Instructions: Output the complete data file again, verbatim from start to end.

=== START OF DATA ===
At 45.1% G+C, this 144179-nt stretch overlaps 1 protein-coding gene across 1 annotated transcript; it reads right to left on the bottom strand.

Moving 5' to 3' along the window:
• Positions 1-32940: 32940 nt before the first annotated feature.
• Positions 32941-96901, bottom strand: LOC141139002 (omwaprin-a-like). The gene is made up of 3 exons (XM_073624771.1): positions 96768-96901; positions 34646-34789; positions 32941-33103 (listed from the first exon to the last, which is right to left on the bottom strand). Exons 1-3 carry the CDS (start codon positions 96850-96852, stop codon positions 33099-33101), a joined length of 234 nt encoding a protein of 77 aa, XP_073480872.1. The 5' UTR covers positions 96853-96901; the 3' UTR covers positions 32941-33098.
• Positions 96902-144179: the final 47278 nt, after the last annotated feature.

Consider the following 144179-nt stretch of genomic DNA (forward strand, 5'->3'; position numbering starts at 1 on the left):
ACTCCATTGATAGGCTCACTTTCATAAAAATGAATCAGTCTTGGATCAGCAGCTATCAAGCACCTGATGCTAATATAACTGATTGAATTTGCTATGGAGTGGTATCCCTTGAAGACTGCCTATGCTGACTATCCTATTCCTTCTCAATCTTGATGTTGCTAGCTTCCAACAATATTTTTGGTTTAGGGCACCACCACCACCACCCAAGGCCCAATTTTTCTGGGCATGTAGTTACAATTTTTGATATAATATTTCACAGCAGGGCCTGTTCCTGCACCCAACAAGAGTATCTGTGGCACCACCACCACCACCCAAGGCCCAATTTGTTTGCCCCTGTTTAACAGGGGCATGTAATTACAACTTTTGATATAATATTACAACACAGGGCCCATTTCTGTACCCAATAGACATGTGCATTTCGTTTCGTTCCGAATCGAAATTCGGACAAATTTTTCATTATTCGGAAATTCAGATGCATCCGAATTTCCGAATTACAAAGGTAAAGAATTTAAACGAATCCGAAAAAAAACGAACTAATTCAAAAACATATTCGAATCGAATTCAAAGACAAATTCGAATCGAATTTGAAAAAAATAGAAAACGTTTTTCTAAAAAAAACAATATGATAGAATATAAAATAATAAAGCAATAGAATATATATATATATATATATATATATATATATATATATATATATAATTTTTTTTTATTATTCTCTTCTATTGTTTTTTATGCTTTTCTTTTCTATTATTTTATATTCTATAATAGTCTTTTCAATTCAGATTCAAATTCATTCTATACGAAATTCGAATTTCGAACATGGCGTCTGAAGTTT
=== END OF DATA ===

At 45.1% G+C, this 144179-nt stretch overlaps 1 protein-coding gene across 1 annotated transcript; it reads right to left on the bottom strand.

Moving 5' to 3' along the window:
• Positions 1-32940: 32940 nt before the first annotated feature.
• Positions 32941-96901, bottom strand: LOC141139002 (omwaprin-a-like). The gene is made up of 3 exons (XM_073624771.1): positions 96768-96901; positions 34646-34789; positions 32941-33103 (listed from the first exon to the last, which is right to left on the bottom strand). Exons 1-3 carry the CDS (start codon positions 96850-96852, stop codon positions 33099-33101), a joined length of 234 nt encoding a protein of 77 aa, XP_073480872.1. The 5' UTR covers positions 96853-96901; the 3' UTR covers positions 32941-33098.
• Positions 96902-144179: the final 47278 nt, after the last annotated feature.

Consider the following 144179-nt stretch of genomic DNA (forward strand, 5'->3'; position numbering starts at 1 on the left):
ACTCCATTGATAGGCTCACTTTCATAAAAATGAATCAGTCTTGGATCAGCAGCTATCAAGCACCTGATGCTAATATAACTGATTGAATTTGCTATGGAGTGGTATCCCTTGAAGACTGCCTATGCTGACTATCCTATTCCTTCTCAATCTTGATGTTGCTAGCTTCCAACAATATTTTTGGTTTAGGGCACCACCACCACCACCCAAGGCCCAATTTTTCTGGGCATGTAGTTACAATTTTTGATATAATATTTCACAGCAGGGCCTGTTCCTGCACCCAACAAGAGTATCTGTGGCACCACCACCACCACCCAAGGCCCAATTTGTTTGCCCCTGTTTAACAGGGGCATGTAATTACAACTTTTGATATAATATTACAACACAGGGCCCATTTCTGTACCCAATAGACATGTGCATTTCGTTTCGTTCCGAATCGAAATTCGGACAAATTTTTCATTATTCGGAAATTCAGATGCATCCGAATTTCCGAATTACAAAGGTAAAGAATTTAAACGAATCCGAAAAAAAACGAACTAATTCAAAAACATATTCGAATCGAATTCAAAGACAAATTCGAATCGAATTTGAAAAAAATAGAAAACGTTTTTCTAAAAAAAACAATATGATAGAATATAAAATAATAAAGCAATAGAATATATATATATATATATATATATATATATATATATATATATATAATTTTTTTTTATTATTCTCTTCTATTGTTTTTTATGCTTTTCTTTTCTATTATTTTATATTCTATAATAGTCTTTTCAATTCAGATTCAAATTCATTCTATACGAAATTCGAATTTCGAACATGGCGTCTGAAGTTT